Structure matters: it operates as an irreducible ontological principle, one that accounts at least in part for what things essentially are.
Structure makes a difference: it operates as an irreducible explanatory principle, one that accounts at least in part for what things can do, the powers they have.
Structure counts: it explains the unity of composite things, including the persistence of one and the same living individual through the dynamic influx and efflux of matter and energy that characterize many of its interactions with the wider world.
Structure minds: it provides us with resources for understanding the place of mental phenomena within the natural world. (p. 97, original emphasis)
A frequent, if grisly, illustrative example deployed by hylomorphists is that of the 'crushed human'. Jaworski's version goes like this:
Suppose we put Godehard in a strong bag -- a very strong bag since we want to ensure that nothing leaks out when we squash him with several tons of force. Before the squashing, the contents of the bag include one human being; after, they include none. In addition, before the squashing the contents of the bag can think, feel, and act, but after the squashing they can't. What explains these differences in the contents of the bag pre-squashing and post-squashing? The physical materials (whether particles or stuffs) remain the same -- none of them leaked out. Intuitively, we want to say that what changed was the way those materials were structured or organized. (p. 9)
Jaworski develops the notion of structure in great detail. In terms of his basic metaphysical picture, structure explains why certain composite individuals have particular properties, including powers which make a real causal difference in the world. Still, an obvious worry that arises when a hylomorphist replaces the philosophically heavyweight term 'form' with the much more anodyne 'structure' is that hylomorphism loses its distinctiveness and becomes, as Bernard Williams disparagingly called it, merely 'polite materialism'.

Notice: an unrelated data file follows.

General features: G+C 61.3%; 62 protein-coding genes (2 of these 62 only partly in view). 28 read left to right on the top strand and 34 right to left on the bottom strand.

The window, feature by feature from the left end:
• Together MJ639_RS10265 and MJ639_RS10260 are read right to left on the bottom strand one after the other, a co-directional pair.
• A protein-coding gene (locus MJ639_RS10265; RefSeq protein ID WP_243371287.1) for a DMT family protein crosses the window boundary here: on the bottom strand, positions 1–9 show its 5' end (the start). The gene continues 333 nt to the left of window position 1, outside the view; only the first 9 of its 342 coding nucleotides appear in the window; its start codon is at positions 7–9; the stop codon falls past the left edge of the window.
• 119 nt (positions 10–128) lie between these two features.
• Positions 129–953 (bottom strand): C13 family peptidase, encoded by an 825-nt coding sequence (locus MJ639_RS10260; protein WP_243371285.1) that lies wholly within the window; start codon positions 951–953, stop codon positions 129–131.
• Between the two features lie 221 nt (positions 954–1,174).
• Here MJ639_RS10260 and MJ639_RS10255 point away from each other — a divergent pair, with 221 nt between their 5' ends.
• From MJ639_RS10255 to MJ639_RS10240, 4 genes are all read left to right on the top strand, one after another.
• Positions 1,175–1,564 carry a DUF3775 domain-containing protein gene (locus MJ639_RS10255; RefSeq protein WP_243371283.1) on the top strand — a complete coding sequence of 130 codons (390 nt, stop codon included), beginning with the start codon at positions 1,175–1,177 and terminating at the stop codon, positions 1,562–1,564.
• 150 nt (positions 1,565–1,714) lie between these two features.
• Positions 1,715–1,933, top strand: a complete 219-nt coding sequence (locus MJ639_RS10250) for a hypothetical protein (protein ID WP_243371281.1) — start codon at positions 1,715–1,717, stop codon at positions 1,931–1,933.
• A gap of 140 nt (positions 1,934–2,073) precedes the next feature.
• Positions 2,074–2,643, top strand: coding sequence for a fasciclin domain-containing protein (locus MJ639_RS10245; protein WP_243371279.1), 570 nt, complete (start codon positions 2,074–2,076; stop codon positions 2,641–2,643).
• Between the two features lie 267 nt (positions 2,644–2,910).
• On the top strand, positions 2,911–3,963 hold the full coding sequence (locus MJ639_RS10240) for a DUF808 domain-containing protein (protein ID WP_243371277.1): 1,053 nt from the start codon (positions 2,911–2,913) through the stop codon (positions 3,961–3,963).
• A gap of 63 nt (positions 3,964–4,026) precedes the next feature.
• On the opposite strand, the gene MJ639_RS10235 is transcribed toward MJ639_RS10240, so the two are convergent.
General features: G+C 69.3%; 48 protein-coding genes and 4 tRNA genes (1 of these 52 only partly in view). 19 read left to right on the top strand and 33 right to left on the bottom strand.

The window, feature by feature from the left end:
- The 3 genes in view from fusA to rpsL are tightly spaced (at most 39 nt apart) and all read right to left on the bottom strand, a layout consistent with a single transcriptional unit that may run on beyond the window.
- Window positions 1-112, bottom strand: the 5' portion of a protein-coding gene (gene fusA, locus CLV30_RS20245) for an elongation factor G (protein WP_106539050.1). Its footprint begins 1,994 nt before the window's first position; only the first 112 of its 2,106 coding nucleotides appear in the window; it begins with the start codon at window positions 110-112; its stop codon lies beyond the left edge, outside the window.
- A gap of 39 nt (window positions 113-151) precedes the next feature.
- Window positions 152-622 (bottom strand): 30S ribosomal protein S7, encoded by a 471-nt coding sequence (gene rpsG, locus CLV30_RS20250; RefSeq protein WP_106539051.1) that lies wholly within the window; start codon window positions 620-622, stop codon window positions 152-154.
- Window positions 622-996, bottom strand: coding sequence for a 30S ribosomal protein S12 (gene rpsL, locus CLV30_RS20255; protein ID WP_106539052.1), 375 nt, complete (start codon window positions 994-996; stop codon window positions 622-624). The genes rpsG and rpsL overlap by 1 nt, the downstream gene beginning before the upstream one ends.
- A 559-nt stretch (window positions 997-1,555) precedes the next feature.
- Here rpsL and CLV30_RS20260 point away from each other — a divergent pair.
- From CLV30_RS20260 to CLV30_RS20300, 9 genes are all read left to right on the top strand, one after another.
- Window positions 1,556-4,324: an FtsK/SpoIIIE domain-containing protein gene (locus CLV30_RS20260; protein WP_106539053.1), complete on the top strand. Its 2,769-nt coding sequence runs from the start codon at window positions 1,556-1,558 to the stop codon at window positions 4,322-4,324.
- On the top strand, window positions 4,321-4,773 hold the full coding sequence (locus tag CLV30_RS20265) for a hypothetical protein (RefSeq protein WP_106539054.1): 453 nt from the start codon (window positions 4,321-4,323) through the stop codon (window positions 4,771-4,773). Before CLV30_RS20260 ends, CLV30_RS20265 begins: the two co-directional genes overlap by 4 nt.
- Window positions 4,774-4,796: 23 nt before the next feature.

Jaworski devotes considerable effort to addressing 'Williams's Worry' because this seems to be a real problem for modern hylomorphism. No physicalist would hold that every feature of a physical system is necessitated simply by the properties of the fundamental physical entities, whatever they may be, ignoring the initial condition or the boundary conditions of the system. One might, for example, be able to predict that titanium is a possible element on the basis of the properties of quarks and electrons but whether any titanium exists in our world depends on the arrangement of the basic physical entities. Or again, is dynamical systems theory a kind of hylomorphism given that any dynamical system requires specification of an initial condition (the 'arrangement' of the relevant state parameters) to generate any behavior?